The Western Context: The second-wave feminise emerged in the west during the decade of seventies. In the United State, the fiminist organisations, especially the National organisation of women (NOW) became very active.
During the same time, there was a mushroom growth of the women’s organisation in the West European country. In many of these countries, there was the expansion of the middle class base of women’s organisation, which led to the intensity in the women’s movement.
In many of these movements, the middle-class women were joined by the working women. In most of the movements of the North America Europe, the two demands which were focused by the women’s groups were those related to women’s control over there bodies and the access to economic independence. The first demand in fact, aroused sufficient response in countries like USA, France, West Germany and Britain.
The National organisation of women in USA emphasised upon the demand for reproductive right. It was a demand for a right to safe land legal abortion. There was similarly an impassioned movement around the issues of abortion and contraception in France. The French women campaigned against the existing law that banned contraception and abortion.
They used a number of strategies to put forth their demand including legislative lobbying for the repeal of the law and the mass demonstrations. The West German women similarly organised around the issues of family planning and apportion. In a nation-wide campaign they demanded abolition of the existing abortion law. In Britain as well the movements of women were based upon the issues of body and representation of women.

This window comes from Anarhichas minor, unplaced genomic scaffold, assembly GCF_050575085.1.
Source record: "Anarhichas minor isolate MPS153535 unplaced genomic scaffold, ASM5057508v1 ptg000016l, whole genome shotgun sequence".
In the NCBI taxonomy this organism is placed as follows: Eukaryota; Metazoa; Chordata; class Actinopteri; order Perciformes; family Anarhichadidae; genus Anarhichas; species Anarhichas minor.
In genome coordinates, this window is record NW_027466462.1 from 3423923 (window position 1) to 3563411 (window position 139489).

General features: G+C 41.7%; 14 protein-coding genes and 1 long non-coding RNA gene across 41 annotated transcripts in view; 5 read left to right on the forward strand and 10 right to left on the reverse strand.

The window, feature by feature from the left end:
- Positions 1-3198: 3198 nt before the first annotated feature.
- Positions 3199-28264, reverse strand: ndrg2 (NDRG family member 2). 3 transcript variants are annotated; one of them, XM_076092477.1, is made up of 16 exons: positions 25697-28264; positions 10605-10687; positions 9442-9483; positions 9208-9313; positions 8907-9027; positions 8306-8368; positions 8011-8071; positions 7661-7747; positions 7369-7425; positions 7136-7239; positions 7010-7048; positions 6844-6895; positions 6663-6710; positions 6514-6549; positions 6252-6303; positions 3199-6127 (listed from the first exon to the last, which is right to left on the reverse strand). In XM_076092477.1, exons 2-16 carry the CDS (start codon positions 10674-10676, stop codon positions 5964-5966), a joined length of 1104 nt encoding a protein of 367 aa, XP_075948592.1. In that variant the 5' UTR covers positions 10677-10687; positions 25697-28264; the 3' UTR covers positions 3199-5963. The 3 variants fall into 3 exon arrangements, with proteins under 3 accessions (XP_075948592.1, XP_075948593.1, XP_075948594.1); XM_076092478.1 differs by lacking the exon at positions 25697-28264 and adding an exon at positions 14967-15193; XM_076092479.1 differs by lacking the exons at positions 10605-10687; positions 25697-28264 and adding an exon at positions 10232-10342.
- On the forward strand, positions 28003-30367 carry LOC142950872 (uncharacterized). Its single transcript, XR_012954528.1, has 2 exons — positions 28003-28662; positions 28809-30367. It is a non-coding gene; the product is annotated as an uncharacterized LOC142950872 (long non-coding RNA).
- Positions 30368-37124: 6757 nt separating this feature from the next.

The Non-Western Context:
Movements for the emancipation of women have continued to emerge in many countries beyond Europe and the US. What is notable about these movements is that these have not necessarily followed the pattern of the western movements but on the contrary, have located their struggles in their own social and economic perspectives. Hence, these movements are at variance with the Western feminism in terms of their demands and perspectives.
The difference in perspective is a result of the differing circumstances in which the women in the other countries, especially the women in the developing countries perceive themselves. While the key issues for the women’s organizations in the North America and the European countries have been focused around the reproductive rights, especially the rights to abortion and contraception, the women of the developing Southern countries have not responded to these issues very enthusiastically, for two reasons.
Firstly, there have been other issues, which they considered more important in the context of their poverty and underdevelopment. Secondly, the questions of the reproductive rights for women of the South have been linked with the family planning programmes.
The family planning programmes generally controlled by the state in some of the Southern countries have been pursued in such a manner that these have harmed the interest of women themselves. The women’s organizations therefore have not responded to the birth control programme in an unproblematic way. Hence, along with the right to control fertility, the issue of reproductive health has emerged as a very crucial issue for women of the South.
Here women’s organisations have been campaigning against hazardous contraceptives, irrational drugs and adverse impact of globalization on women’s health and have been emphasizing on the need to pay attention on the general health, education, economic advancement and raising of the level of awareness of women. Emphasis is also being placed on strengthening of traditional systems of knowledge including the knowledge of traditional medicine and indigenous health practices.